on November 24, 2006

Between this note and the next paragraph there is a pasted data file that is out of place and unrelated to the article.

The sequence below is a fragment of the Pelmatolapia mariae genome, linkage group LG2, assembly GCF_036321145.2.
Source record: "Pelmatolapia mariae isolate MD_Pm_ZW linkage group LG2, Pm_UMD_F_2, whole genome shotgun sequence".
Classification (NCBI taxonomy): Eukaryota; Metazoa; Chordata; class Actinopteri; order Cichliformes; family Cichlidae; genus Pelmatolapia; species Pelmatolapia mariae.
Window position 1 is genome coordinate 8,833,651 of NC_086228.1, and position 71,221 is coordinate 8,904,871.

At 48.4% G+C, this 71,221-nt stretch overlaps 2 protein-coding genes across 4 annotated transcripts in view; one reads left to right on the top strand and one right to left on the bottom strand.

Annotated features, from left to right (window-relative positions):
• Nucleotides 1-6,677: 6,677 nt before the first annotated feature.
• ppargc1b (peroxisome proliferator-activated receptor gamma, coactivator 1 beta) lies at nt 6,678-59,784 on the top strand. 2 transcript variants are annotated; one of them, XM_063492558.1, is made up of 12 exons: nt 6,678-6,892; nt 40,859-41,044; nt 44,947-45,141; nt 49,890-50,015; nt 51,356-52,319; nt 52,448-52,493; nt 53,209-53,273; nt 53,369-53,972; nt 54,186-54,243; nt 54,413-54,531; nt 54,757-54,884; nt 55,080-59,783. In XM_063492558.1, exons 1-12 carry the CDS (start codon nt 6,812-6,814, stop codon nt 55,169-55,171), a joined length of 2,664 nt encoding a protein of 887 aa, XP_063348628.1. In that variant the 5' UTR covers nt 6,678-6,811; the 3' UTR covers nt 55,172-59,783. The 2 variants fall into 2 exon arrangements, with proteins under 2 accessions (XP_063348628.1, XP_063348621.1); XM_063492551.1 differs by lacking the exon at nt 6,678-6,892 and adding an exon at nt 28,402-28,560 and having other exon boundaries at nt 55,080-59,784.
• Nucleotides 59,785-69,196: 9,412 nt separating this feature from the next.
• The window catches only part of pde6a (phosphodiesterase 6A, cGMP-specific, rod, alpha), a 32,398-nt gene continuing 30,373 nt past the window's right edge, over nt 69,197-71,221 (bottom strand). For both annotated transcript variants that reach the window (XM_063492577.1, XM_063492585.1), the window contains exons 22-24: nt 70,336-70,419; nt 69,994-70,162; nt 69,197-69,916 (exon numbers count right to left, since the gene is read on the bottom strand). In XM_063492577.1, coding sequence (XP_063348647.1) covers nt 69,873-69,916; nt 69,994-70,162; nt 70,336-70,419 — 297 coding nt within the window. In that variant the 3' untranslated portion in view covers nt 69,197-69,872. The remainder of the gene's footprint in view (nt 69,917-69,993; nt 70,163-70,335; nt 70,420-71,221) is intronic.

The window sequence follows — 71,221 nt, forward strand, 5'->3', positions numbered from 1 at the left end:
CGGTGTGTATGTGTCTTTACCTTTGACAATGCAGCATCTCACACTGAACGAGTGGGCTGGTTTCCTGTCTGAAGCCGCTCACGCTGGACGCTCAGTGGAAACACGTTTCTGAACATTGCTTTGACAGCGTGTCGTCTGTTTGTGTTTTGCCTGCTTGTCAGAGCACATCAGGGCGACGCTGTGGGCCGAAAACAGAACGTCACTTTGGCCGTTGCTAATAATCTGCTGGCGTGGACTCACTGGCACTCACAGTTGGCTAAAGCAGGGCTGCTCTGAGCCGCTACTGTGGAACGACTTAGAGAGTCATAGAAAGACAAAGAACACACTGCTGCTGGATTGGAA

Opposite the Inca ruins of Puka-Pukara, one can find the more impressive ruins of Tambo-Machay. Tambo-Machay is located 300 metres from the main road, several kilometres from Cusco on the road to Pisaq. If you have just arrived in to Cusco, the 300m walk from the main road can be quite demanding. Tambo-Machay, when translated into English literally means 'lodge resting place' and it is thought these ruins were once an exclusive relaxing and retirement palace for the more well-off and prosperous members of the Inca culture.Today the ruins consist of a beautifully wrought, ceremonial stone bath channelling water down through the different stone levels. It amazes me that even 500 years after the Inca empire collapsed, the water features still work perfectly. The channelled water, or 'ceremonial water fountains' are built in two different levels and historians believe were made so that strict ritual duties could be performed, as water was an important male deity that fertilized the Earth. This would explain why the water found here is both clean and crystalline clear. Even to this day, the source of the water is unknown for sure (some say towards the mountain range of Senqa), which to me shows how amazingly intellectual the Inca race were. Due to the well intact water features, some call Tambo-Machay 'El Baño del Inca', and relate the structure to an Inca water cult. When looking closely at the ruins, four trapezoidal niches in the upper wall and two other ones lower to the right can be seen. These niches were probably used in order to hold Inca idols and mummies. Opposite the fountains is another building also made with carved stones. Due to its location, this would have been an observation point, allowing visual contact with Puka-Pukara.On the negative side though, at Tambo-Machay there is an unusually large number of beggars, unlike other Inca ruins I have visited. Most are only after your money. Others though offer small bunches of 'Muña' (Minthostachys spicata) to passing tourists. This plant, native to the region, has many medicinal properties including relief from nausea, dizziness, headaches, altitude sickness and Diarrhoea. They can also be used to help stop inflammation and infection. Being a fan of natural remedies, if suffering from any of these ailments I would highly recommend buying a bunch of 'Muña' off the sellers (usually old women, with very poor sight). It can be rubbed in your hands and inhaled, or used in a drink (wash thoroughly first though!). I wouldn't chew the leaves on their own, as you never know where they have been!Entry to the ruins is through the 'Boleto Turistico' ticket, which costs approximately $25 and gains entry to another 15 visitor sites in and around Cusco. Although there are many Inca ruins nearby that offer a more enjoyable trip, Tambo-Machay is offered as part of the Cusco city tour, and as this only costs between $6-$10 for a half day, it would be rude not to visit.
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